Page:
Compose, Crank, & Cut

experiencing Michael Babcock's letterpress

Run Your Own Letterpress Shop! Immediate opening. The ideal candidate will have, at a minimum: excellent design and layout skills; interest in problem-solving; innate mathematical sensibility; ability to work with extreme precision and recognize the most minute error; a carefully cultivated appreciation for typography, design, and printing history; talent for improvising mechanical repairs to finicky old equipment; ability to deal well with difficult clients; and a stash of money to spend on procuring, repairing, and storing equipment, buying materials, and running the business. Good stress management skills necessary. Patience in large amounts a must.

It’s almost as though Michael Babcock answered an ad to do what he does. As owner and sole employee of Interrobang Letterpress in Jamaica Plain, Babcock spends his nights and weekends creating compositions, setting metal type, and guiding paper through the presses. But the letterpress is not as simple as a series of repetitive motions. It’s a conglomeration of intricacies, a 550 year-old technique with many pitfalls and a steep learning curve.

In traditional letterpress printing, raised type (usually metal, sometimes wood or hand-cut linoleum) and engraved plates bearing illustrations or other art are fitted together within a metal frame called a chase. Paper that enters the press is rolled or compressed directly onto the inked composition. In the final piece, non-printed areas are raised above the printed impression. Inconsistencies in plate or type height are evened out by “packing” a sheet or two of smooth paper under the plates where necessary. It’s a very high-quality, tactile printing method, and it’s revered for its clean lines and superb reproduction of detail.

You don’t enter the craft of letterpress to make a few extra bucks or nurture a romantic artistic inkling. In fact, in today’s digitized, every-tool-at-the-ready design environment, where anyone with a computer and some standard software can do both with a minimum of money, time, and space, you’d have to be a very serious fan of the medium, and the owner of a colossal work ethic, to even consider surrendering large chunks of your life to start your own press. There’s the romantic nihilism of working with old metal type that will eventually wear out and become useless, and the chronic difficulty presented by beautiful but buggy vintage equipment. But when it all works the way it’s supposed to, the finished product, as well as the process itself, are sublime.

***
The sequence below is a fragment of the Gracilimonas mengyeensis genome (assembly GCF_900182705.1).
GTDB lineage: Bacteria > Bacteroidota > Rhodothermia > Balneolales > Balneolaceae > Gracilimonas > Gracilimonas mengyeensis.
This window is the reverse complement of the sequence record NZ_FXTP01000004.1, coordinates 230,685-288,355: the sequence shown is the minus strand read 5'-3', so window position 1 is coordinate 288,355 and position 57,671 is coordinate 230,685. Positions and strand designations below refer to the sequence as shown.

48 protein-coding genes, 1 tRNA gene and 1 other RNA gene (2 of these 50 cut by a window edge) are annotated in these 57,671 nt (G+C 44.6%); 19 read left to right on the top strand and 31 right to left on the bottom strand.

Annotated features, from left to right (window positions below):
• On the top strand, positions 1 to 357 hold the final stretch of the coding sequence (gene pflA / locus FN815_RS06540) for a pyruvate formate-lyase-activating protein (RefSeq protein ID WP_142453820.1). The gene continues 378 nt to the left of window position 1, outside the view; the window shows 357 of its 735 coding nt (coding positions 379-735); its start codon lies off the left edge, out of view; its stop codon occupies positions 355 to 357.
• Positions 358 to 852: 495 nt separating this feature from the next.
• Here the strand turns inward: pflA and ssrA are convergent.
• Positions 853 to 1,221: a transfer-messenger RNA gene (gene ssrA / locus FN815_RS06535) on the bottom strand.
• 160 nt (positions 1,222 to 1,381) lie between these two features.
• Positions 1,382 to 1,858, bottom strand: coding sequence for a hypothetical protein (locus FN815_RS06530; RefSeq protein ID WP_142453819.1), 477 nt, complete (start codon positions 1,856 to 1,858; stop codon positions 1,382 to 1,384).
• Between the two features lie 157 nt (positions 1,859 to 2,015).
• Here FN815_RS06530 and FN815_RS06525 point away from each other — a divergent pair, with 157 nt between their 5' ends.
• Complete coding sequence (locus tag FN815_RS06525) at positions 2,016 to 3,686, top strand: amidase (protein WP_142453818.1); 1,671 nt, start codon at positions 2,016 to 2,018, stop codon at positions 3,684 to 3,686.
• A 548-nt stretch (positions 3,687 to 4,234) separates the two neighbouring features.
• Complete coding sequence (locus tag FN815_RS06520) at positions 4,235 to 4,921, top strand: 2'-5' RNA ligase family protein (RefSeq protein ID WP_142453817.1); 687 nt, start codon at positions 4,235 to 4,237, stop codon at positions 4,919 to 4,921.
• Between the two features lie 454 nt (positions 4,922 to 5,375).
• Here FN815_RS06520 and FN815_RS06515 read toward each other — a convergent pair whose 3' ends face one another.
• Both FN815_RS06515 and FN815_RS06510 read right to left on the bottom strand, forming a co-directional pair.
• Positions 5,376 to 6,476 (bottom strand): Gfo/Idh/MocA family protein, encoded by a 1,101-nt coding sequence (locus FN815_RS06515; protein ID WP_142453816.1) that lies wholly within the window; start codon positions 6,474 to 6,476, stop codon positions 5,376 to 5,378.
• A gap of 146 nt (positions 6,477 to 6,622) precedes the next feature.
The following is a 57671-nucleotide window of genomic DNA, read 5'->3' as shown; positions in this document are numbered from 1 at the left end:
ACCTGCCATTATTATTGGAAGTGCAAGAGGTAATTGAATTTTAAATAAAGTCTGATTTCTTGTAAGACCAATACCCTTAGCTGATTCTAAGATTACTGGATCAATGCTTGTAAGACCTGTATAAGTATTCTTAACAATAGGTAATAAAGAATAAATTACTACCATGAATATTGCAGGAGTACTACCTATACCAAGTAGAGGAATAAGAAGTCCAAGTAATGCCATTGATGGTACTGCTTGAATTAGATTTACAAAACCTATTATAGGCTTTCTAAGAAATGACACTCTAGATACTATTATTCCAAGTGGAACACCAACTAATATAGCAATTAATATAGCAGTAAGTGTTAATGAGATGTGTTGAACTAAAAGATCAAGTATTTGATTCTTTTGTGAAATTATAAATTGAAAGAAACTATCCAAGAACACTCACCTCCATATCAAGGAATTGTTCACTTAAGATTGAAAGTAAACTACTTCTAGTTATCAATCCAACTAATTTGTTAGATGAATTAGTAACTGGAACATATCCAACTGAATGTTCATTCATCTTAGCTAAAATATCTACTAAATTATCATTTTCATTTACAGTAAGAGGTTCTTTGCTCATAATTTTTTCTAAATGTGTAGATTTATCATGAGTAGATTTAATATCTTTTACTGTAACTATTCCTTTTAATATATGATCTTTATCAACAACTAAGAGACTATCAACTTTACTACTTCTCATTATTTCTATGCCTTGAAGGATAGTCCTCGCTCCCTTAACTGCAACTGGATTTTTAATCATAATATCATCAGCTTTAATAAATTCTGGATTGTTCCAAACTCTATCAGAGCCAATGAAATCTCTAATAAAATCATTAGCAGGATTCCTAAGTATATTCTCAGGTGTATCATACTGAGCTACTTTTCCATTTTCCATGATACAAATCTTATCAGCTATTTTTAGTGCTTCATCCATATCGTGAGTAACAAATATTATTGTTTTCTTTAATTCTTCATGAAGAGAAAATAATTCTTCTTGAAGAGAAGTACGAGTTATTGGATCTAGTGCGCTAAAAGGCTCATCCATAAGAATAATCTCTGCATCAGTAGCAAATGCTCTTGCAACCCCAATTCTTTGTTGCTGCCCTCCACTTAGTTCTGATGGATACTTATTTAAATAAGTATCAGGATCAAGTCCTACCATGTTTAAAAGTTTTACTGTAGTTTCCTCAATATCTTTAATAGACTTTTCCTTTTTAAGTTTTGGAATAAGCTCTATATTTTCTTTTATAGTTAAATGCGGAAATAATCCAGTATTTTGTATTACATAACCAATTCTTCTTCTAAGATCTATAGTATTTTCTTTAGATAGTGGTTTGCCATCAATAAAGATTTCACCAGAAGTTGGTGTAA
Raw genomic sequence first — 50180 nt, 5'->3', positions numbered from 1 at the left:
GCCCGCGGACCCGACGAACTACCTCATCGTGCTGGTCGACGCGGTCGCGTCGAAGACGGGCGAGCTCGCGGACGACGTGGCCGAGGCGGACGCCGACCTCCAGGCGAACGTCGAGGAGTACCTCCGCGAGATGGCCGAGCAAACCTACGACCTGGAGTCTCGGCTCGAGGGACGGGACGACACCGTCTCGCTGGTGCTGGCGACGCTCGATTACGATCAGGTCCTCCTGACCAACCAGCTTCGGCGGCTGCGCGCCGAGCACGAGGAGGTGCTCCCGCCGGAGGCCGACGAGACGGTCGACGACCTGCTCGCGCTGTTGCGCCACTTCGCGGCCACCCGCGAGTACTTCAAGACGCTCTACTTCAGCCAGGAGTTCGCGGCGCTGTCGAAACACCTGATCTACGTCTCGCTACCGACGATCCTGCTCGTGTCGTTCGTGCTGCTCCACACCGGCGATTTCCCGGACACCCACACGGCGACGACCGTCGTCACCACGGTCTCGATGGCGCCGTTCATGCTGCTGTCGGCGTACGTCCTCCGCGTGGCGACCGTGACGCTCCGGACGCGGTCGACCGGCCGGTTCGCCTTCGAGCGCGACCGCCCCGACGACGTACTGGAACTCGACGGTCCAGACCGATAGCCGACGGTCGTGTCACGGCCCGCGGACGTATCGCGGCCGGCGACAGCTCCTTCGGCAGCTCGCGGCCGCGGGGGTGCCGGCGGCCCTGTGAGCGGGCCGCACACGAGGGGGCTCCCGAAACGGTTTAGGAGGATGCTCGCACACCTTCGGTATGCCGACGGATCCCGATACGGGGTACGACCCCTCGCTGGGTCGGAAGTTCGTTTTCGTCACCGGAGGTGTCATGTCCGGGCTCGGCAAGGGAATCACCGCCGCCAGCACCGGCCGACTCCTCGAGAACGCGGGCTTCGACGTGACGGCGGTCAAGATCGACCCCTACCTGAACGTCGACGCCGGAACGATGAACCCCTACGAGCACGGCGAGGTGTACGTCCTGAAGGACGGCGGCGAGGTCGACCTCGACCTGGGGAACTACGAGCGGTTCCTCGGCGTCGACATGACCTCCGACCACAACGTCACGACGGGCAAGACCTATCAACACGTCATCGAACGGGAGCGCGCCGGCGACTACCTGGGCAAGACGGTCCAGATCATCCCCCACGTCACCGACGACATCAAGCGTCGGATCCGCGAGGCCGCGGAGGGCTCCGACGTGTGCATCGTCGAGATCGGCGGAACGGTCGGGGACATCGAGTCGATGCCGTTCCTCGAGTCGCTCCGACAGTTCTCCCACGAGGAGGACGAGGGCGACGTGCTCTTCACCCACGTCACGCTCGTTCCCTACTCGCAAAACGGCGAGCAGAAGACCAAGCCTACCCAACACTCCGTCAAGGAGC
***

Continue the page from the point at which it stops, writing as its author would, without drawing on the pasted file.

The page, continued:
A graduate of Hartford Art School (at the University of Hartford, in Connecticut) with a Bachelor of Fine Arts in painting and a minor in art history, Babcock’s obsession began roughly fifteen years ago, when he took a class in letterpress printing at the Boston Center for Adult Education and found himself itching to learn more about the craft and all its eccentricities. For a little while, he was able to continue using the BCAE’s shop, but when it folded to make way for newer technologies, he found an affordable press and moved it into his apartment in Jamaica Plain, where the supremely heavy equipment has multiplied, causing Babcock to pray he never has to move out.

The organization of the apartment is meticulous. The shop is located half upstairs, half in the basement. The (former) dining room, upstairs, is very efficiently filled to the rafters with dozens of type cases, tools, heavy bookshelves, die-cutting tools, and the showpiece of the room—the small 1963 Vandercook SP15 Proof Press. The room smells like old wood and, more faintly, of singed metal and chemical solvents. During parties, Babcock says, “no one is allowed to stand in the dining room. I’m a little wary of adding any weight in here.”

The Vandercook press, which can pull about 300 impressions in an hour, takes up only about four feet of horizontal space in the room. Today, Babcock prints large-format or especially complex material on it, but this type of press was formerly used to make proofs for offset printing jobs. Although it’s slow relative to a larger, more expensive press, it can produce pristine prints every time. And it seems to have been made with Michael Babcock in mind—”It rolled out of the factory three days before I was born. So I was meant to own this press,” he says.

In the basement, the older, larger Chandler & Price 8 x 12 Old Style Platen Press, behemoth Chandler & Price 26″ Lever Paper Cutter, Hammond G100 Glider “Trim-O-Saw,” vintage scale, and binding/finishing area help round out the stable of Interrobang’s capabilities. The saw, made in 1950, is used for cutting leads, slugs, and rules to length, dressing their ends, mitering rules, cutting plates, and kerning and mortising type. The platen press is actually very small for its type, but it’s definitely got some presence. It has a fancy curved, spoked flywheel and weighs more than a thousand pounds. This press can do approximately 1200 impressions in an hour. It does well with smaller items like business cards and die-cuts, but it’s not equipped to print larger-format materials, a fact that has spurred Babcock to entertain the idea of getting a larger one in the future.